Shihara’s diamond rings make for a non-traditional engagement token

Diamond rings cast uniquely shaped, thin-cut diamonds into unexpected silhouettes

Diamond rings by Shihara worn on finger and spread out on a grey table
(Image credit: shihara.com)

Diamond rings become offbeat adornments in the hands of Shihara. The Tokyo-based jewellery brand brings a subversive twist with a new collection of alternative engagement rings (opens in new tab) inspired by an eclectic-shaped collection of diamonds.

‘My designs may appear minimal because I approach designing them as functional fixtures, rather than decorative pieces,’ Shihara designer Yuta Ishihara tells us. ‘People are so accustomed to the use of certain clasps and closures – such as the necklace clasp, earring backs or even buttons – that they are not often re-examined. Innovation is about proposing something new and never seen, so I often try to redefine the way jewellery is worn by rethinking functionalities that have been passed down for centuries.’

Selection of gold diamond rings against a grey backdrop

(Image credit: shihara.com)

The new collection of rings places diamonds in unexpected positions, rethinking classic forms. Triangle-shaped diamonds teeter on their gold bands, or in other pieces sit ensconced, grid-like, in circles of gold. While usually led by design, Ishihara this time put the unique shapes of the diamonds at the forefront, with the rings designed to accentuate their cuts and characters. Thin-cut, the diamonds are unexpectedly flat and with a larger surface area, making them comfortable to wear. Without the need for prongs, they can be worn close to the finger.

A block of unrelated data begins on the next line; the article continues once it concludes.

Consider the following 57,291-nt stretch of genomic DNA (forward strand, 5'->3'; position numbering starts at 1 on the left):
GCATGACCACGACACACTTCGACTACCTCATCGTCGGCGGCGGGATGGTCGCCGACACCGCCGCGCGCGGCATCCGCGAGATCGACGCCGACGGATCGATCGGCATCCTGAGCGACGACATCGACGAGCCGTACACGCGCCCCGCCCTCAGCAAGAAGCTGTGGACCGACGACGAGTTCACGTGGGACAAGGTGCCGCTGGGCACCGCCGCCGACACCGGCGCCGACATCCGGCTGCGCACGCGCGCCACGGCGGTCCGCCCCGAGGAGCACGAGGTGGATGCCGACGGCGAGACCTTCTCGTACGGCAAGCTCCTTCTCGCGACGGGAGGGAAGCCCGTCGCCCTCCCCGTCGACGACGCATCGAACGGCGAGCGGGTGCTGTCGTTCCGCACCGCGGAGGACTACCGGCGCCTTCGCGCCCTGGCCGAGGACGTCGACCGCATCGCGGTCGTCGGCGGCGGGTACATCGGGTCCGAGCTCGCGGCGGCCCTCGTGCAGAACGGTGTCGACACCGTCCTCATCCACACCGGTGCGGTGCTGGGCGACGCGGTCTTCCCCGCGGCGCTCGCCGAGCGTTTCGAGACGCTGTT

‘Each rough diamond has a unique shape, and diamonds are priced according to their carat weight,’ adds Ishihara. ‘Even if the visible surface area of a diamond is small, it is generally more valuable if it has depth; the fewer number of carats it has, the less it is worth, so diamond cutters try to cut as little off the rough diamond as possible. In this collection, I chose mostly thin-cut diamonds, instead of popular brilliant, princess and emerald cuts that are more commonly available.’ 

INFORMATION

shihara.com

Hannah Silver joined Wallpaper* in 2019 to work on watches and jewellery. Now, as well as her role as watches and jewellery editor, she writes widely across all areas including on art, architecture, fashion and design. As well as offbeat design trends and in-depth profiles, Hannah is interested in the quirks of what makes for a digital success story.